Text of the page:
I felt so defeated. I asked about a severance package (fancy word for me at the time) and for the first time, this guy looked at me like I was a real human. He offered a ridiculously low amount but being a young singer, I was terrible at negotiating. I just showed him some emotion—confusion, and sadness. I talked to him about the money I had spent on gas, food, my rental apartment, plus all the extra furniture. To my surprise, he offered me a little more money, and I left his office.

It was a beautiful day outside, but I just felt so fuzzy-headed and foggy. I couldn’t believe what had happened. I thought I was doing such a good job and I had JUST finished memorizing the role. My first instinct was to throw myself into something fun—I had been working to the bone for the past 2 weeks, 10-12 hours a day. So I went to an amusement park nearby.

I took a ride on a roller coaster—the oldest working roller coaster in the U.S. It was made out of wood. I got to the top of the drop and I just started balling my eyes out thinking, “My career is over! Word is going to get out from Amarillo to other opera companies and I’ll never work again! No one will ever hire me.”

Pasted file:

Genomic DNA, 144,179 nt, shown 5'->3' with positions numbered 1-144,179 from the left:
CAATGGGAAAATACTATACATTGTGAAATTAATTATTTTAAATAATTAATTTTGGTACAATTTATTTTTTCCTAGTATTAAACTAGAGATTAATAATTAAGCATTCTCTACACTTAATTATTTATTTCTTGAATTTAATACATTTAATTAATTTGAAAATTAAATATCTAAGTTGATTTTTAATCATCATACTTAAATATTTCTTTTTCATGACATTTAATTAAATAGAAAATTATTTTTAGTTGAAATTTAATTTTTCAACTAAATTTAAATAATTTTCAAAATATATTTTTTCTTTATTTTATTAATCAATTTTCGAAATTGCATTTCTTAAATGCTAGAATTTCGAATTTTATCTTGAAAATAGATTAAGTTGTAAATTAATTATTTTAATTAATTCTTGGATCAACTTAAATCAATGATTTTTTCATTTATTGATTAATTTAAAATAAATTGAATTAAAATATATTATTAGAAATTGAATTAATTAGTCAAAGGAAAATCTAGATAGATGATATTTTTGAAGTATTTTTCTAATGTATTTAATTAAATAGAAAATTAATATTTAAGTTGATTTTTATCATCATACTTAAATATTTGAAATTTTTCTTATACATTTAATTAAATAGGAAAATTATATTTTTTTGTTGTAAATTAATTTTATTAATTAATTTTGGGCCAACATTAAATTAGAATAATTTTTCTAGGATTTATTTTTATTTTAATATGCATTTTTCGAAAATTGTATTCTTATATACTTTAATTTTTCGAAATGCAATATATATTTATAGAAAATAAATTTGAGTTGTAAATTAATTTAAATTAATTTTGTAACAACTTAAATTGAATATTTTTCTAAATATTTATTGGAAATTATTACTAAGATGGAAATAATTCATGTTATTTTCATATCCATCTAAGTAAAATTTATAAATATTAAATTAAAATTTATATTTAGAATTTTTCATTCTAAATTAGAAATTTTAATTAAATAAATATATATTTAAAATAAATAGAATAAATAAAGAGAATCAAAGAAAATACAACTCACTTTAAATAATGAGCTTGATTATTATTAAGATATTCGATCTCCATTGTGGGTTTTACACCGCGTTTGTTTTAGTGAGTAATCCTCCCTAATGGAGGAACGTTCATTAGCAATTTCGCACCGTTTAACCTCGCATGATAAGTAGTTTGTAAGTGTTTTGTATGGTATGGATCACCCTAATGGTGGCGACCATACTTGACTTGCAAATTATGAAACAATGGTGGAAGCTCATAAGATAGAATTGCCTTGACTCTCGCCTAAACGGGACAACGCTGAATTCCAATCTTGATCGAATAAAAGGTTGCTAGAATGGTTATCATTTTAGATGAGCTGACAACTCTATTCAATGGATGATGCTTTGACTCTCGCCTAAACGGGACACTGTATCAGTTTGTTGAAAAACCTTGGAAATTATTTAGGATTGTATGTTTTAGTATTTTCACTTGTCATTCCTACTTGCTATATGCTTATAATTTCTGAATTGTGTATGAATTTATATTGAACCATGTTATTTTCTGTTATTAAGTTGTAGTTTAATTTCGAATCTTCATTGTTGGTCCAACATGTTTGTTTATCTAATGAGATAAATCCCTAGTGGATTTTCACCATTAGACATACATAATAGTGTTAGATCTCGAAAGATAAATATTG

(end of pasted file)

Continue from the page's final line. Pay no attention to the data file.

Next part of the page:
I went home with my tail between my legs. My best friend, John Woodall, was there for me. He told our mutual friend, Brian Franklin, who was working at Horn in the West, another outdoor drama theater, in Boone, NC. The director at Horn in the West heard about my story and remembered me from the audition back in Chapel Hill. He immediately offered me a position in the chorus. I felt like I was lifted out of the muck. Somebody out there still wanted to hear me sing, and was willing to hire me! 

I was paid $11 per rehearsal day and $22 per performance. My buddy let me sleep on an air mattress for $50/month.

Today, I laugh so hard when I remember this story. At the time, I was so devastated because I couldn’t see the larger picture and look past it. But this experience helped me become the singer I am today. It taught me that no matter how far down I sink, it will never be too far to come back from.

It’s never over until you say it’s over.

You might get fired, you might not be good enough, you might get rejected, but it’s no one’s place to tell you to quit your dreams.

And just because you have one setback, your entire career isn’t in the can. All is never lost. The right place for you will always appear. Oh… and read your contracts!